There is perhaps, in all our language, no record of a Christian's happiness before death, so striking as this. What is it not worth to enjoy such consolations as these in our pilgrimage, and especially to experience such foretastes of heaven as we draw near to the River of Death; such revelations of God in Christ as can swallow up the fears and pains of dying, and make the soul exult in the vision of a Saviour's loveliness, the assurance of a Saviour's mercy.
There is no self-denial, no toil, no suffering in this life which is worthy to be compared for a moment with such blessedness.
It is very remarkable that Bunyan has, as it were, attempted to lift the veil from the grave, from eternity, in the beatific closing part of the Pilgrim's Progress, and to depict what passes, or may be supposed to pass, with the souls of the righteous, immediately after death. There is a very familiar verse of Watts, founded on the unsuccessful effort of the mind to conceive definitely the manner of
that existence into which the immortal spirit is to be ushered.
In vain the fancy strives to paint
The moment after death,
In yielding up his breath.
The old poet, Henry Vaughan, in his fragment on Heaven in prospect, refers to the same uncertainty, in stanzas that, though somewhat quaint, are very striking.
Dear, beauteous Death, the jewel of the just,
Shining no where but in the dark,
Could man outlook that mark !
At first sight if the bird be flown,
That is to him unknown.
Call to the soul when man doth sleep,
And into glory peep.
Indeed, our most definite views of that glory is but a glimpse, a guess, a look as through a dim glass darkly, and what we know of the intermediate or immediate state of untabernacled souls is but little and in part. Perhaps the most general conception is that of an immediate, instantaneous transition into the vision and presence of God and the Lamb. But Bunyan has with great beauty and probability brought in the ministry of angels, and regions of the air, to be passed through in their company, rising and still rising, higher and higher, before they come to that mighty mount, on which he has placed the gates of the Celestial City. The angels receive his Pilgrims as they come up from the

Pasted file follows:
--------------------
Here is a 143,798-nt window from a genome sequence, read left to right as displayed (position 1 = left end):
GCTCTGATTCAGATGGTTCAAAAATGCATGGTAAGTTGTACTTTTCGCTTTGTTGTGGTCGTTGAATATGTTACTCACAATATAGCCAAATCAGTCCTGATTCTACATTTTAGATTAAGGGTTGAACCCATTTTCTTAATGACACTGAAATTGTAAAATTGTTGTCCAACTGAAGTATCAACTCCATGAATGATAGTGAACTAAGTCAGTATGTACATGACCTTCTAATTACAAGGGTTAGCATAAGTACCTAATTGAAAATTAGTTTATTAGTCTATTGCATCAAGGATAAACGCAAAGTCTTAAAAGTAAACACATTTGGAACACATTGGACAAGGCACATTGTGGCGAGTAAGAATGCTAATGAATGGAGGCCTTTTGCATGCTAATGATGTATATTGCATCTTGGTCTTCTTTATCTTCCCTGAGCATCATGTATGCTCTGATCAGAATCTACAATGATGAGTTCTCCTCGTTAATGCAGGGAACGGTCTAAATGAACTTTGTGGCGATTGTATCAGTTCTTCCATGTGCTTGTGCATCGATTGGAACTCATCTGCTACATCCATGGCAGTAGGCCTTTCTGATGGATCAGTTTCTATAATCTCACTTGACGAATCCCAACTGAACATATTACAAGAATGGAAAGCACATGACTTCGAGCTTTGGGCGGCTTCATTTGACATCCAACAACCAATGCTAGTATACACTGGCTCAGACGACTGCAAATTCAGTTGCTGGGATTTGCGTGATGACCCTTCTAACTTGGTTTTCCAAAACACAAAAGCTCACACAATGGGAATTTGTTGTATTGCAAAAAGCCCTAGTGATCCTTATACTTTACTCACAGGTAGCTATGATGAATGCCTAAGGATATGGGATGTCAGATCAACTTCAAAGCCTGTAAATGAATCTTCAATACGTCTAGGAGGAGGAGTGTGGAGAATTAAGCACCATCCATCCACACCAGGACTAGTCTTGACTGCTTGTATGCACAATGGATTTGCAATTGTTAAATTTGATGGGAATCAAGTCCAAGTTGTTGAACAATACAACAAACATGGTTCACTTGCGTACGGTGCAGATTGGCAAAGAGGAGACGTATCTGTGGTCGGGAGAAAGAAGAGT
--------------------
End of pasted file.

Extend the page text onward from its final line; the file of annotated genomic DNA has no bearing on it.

River of Death, and form for them a bright, glittering, seraphic, loving convoy, whose conversation prepares them gradually for that exceeding and eternal weight of glory, which is to be theirs as they enter in at the Gate. Bunyan has thus, in this blissful passage from the River to the Gate, done what no other devout writer, or dreamer, or speculator, that we are aware of, has ever done; he has filled what perhaps in most minds is a mere blank, a vacancy, or at most a bewilderment and mist of glory, with definite and beatific images, with natural thoughts, and with the sympathising communion of gentle spirits, who form, as it were, an outer porch and perspective of glory, through which, the soul passes into uncreated light. Bunyan has thrown a bridge, as it were, for the imagination over the deep, sudden, open space of an untried spiritual existence, where it finds ready to receive the soul that leaves the body, ministering spirits, sent forth to minister unto them who are to be heirs of salvation.
These ministering spirits he can describe, with the beauty and glory of their form and garments, and the ravishing sweetness of their conversation; he can also describe the feelings of the Pilgrims in such company, and their glorious progress up throgh the regions of the air to their eternal dwelling-place. He can image to us their warm thoughts about the reception they are to meet with in the City, and the blessedness of beholding “the King in his beauty," and of dwelling with such glorious company forever and ever ; but Bunyan goes no farther ; he does not attempt to describe, or even sha